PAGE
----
PHOENIX -- Wendy Rogers has no right to have her name on the Republican ballot for Congress because her nominating petitions were flawed, a lawyer for political foes is arguing to the Arizona Supreme Court.
In new legal filings Monday, Tim La Sota told the justices that Maricopa County Superior Court Judge James Smith got it wrong last week when he ruled that it does not legally matter that virtually all of her petitions were turned in with a header that said all the people signing them were residents of Coconino County. That, in fact, was not true, as even Rogers’s attorney Mike Liburdi conceded.
But Liburdi argued -- and Smith agreed -- that the error was “harmless,’’ saying that having the wrong county at the top of each petition did not confuse the people who were signing it. And Smith said the mistake, apparently done by a campaign worker, did not keep any county from verifying the signatures nor keep La Sota from challenging the petitions.
La Sota, however, said that misses the point.
He said the whole purpose of having nominating petitions broken out by county -- and there are 11 in the sprawling Congressional District 1 -- is to be sure that the person whose name is on the sheet is entitled to sign the petition. That covers not just residency within the district but even whether they are of the correct political party.
And La Sota said it is irrelevant that he was able to mount a legal challenge to Rogers’ signatures with the wrong county listed at the top of multiple petition sheets.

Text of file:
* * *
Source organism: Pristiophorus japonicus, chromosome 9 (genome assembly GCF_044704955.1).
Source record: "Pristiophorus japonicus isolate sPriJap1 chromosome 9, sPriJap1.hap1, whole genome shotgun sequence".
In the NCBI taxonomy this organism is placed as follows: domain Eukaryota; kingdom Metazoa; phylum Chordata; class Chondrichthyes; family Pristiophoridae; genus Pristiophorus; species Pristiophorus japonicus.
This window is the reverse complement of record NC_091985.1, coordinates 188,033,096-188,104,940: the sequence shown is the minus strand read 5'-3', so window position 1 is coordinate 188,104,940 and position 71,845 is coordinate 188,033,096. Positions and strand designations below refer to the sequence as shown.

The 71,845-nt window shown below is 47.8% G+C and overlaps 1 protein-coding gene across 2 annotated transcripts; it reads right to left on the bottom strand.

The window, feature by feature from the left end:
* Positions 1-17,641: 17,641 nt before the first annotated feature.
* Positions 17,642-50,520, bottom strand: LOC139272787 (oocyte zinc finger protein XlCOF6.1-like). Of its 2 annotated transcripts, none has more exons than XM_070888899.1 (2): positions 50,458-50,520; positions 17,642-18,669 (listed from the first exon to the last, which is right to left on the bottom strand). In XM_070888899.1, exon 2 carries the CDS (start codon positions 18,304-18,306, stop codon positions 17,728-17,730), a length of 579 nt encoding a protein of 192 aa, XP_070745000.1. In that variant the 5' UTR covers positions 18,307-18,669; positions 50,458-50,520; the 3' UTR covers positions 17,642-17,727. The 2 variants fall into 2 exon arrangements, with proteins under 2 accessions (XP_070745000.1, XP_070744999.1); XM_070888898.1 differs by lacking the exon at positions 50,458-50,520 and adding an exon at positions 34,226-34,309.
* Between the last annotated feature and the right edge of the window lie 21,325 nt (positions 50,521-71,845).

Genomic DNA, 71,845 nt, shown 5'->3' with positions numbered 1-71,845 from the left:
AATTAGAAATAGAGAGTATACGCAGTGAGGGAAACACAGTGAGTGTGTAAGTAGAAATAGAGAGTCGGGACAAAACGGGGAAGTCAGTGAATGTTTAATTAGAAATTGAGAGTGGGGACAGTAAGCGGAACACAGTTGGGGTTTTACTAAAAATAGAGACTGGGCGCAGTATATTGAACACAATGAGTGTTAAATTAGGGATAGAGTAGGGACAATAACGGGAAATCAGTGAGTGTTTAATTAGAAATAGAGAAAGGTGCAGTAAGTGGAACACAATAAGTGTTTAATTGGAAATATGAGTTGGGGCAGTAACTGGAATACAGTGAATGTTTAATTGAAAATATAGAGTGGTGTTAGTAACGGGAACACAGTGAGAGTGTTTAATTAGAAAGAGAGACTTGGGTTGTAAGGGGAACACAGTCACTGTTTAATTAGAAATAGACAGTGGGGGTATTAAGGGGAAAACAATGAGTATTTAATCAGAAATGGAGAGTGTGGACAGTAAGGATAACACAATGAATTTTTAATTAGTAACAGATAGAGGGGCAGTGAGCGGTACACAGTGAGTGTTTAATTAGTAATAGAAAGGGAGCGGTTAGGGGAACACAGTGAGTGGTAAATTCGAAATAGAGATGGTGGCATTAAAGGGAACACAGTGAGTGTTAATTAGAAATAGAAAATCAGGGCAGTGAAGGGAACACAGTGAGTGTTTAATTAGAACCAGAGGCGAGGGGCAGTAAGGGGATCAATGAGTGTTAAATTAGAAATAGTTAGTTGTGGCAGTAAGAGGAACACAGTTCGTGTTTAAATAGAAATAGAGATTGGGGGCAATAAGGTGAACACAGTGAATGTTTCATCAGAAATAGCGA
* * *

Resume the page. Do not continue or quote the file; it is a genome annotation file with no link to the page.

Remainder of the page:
“That type of inquiry is clearly not appropriate,’’ he told the justices.
What is clear, La Sota said, is that Arizona law spells out what has to be on each petition, a requirement that includes a statement that those signing it are qualified electors of the county listed. He said that leaves the only issue for the court to decide is whether Rogers’ petitions were in substantial compliance with that law.
“Substantial compliance requires a review of the requirements, and whether the candidate met the requirement, based purely on a review of the actual petition sheets on their face,’’ he wrote. “It is not appropriate to resort to an individualized inquiry and excuse performance based on facts particular to parties in this case.’’
La Sota said following the legal requirements is particularly important, as Arizona law leaves it up to political foes -- and not individual counties -- to review candidate petitions and challenge signatures they do not believe are valid. And that law, he said, gives challengers just 10 business days to act, meaning that anything that makes it more difficult to identify signers creates a substantial burden.
What the court decides will determine what the Republican ballot in CD 1 looks like on Aug. 28. Also seeking the GOP nomination are Tiffany Shedd and Steve Smith, all of whom want a shot at knocking off Democrat incumbent Tom O’Halleran in November.
The congressional district is the state’s largest by geography, stretching from the state’s northern border through Flagstaff to the eastern edge of the state, then down through Graham, Greenlee and much of Pinal County, finally reaching into Marana, Oro Valley and the suburbs of Tucson.
The named plaintiff in the case is Stetson Kizzar. La Sota would not say who actually is financing the challenge.
No date has been set for the justices to review the issue.
On Twitter: @azcapmedia
More like this story
- Despite nominating petition error, judge allows Wendy Rogers to proceed with CD1 candidacy
- New legal effort launched to keep Don Shooter off primary ballot
- Lawsuit seeks to block public vote on school vouchers
- Kirkpatrick prevails in residency challenge in CD2 race
- Education tax hike on wealthy hinges on difference between ‘percent’ vs. ‘percentage point’